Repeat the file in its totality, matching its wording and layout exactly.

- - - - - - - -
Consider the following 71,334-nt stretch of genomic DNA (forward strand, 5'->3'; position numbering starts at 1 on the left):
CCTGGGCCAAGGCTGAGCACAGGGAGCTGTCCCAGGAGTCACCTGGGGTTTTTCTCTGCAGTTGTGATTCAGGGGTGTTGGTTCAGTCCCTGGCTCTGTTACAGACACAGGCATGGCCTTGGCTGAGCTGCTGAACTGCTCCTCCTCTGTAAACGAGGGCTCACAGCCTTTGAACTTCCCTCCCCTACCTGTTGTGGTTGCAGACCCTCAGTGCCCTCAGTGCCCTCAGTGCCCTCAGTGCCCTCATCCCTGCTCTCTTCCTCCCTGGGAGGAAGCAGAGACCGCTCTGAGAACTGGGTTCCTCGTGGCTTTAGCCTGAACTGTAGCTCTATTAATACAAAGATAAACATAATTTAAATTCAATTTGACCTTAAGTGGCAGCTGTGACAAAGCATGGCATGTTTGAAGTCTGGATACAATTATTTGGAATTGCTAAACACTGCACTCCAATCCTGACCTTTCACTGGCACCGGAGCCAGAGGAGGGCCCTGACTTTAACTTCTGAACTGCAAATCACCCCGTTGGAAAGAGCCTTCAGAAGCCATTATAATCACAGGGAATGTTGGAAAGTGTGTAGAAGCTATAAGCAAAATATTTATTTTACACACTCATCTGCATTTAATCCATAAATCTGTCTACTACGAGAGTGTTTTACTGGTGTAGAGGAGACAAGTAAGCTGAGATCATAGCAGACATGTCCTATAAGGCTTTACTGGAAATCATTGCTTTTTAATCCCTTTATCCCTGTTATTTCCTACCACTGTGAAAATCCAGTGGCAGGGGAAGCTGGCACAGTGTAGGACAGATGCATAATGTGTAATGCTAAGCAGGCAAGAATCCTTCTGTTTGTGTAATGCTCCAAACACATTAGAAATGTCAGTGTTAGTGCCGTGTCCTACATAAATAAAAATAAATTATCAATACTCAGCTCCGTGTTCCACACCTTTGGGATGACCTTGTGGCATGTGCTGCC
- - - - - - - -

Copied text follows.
Consider the following 71,334-nt stretch of genomic DNA (forward strand, 5'->3'; position numbering starts at 1 on the left):
CCTGGGCCAAGGCTGAGCACAGGGAGCTGTCCCAGGAGTCACCTGGGGTTTTTCTCTGCAGTTGTGATTCAGGGGTGTTGGTTCAGTCCCTGGCTCTGTTACAGACACAGGCATGGCCTTGGCTGAGCTGCTGAACTGCTCCTCCTCTGTAAACGAGGGCTCACAGCCTTTGAACTTCCCTCCCCTACCTGTTGTGGTTGCAGACCCTCAGTGCCCTCAGTGCCCTCAGTGCCCTCAGTGCCCTCATCCCTGCTCTCTTCCTCCCTGGGAGGAAGCAGAGACCGCTCTGAGAACTGGGTTCCTCGTGGCTTTAGCCTGAACTGTAGCTCTATTAATACAAAGATAAACATAATTTAAATTCAATTTGACCTTAAGTGGCAGCTGTGACAAAGCATGGCATGTTTGAAGTCTGGATACAATTATTTGGAATTGCTAAACACTGCACTCCAATCCTGACCTTTCACTGGCACCGGAGCCAGAGGAGGGCCCTGACTTTAACTTCTGAACTGCAAATCACCCCGTTGGAAAGAGCCTTCAGAAGCCATTATAATCACAGGGAATGTTGGAAAGTGTGTAGAAGCTATAAGCAAAATATTTATTTTACACACTCATCTGCATTTAATCCATAAATCTGTCTACTACGAGAGTGTTTTACTGGTGTAGAGGAGACAAGTAAGCTGAGATCATAGCAGACATGTCCTATAAGGCTTTACTGGAAATCATTGCTTTTTAATCCCTTTATCCCTGTTATTTCCTACCACTGTGAAAATCCAGTGGCAGGGGAAGCTGGCACAGTGTAGGACAGATGCATAATGTGTAATGCTAAGCAGGCAAGAATCCTTCTGTTTGTGTAATGCTCCAAACACATTAGAAATGTCAGTGTTAGTGCCGTGTCCTACATAAATAAAAATAAATTATCAATACTCAGCTCCGTGTTCCACACCTTTGGGATGACCTTGTGGCATGTGCTGCC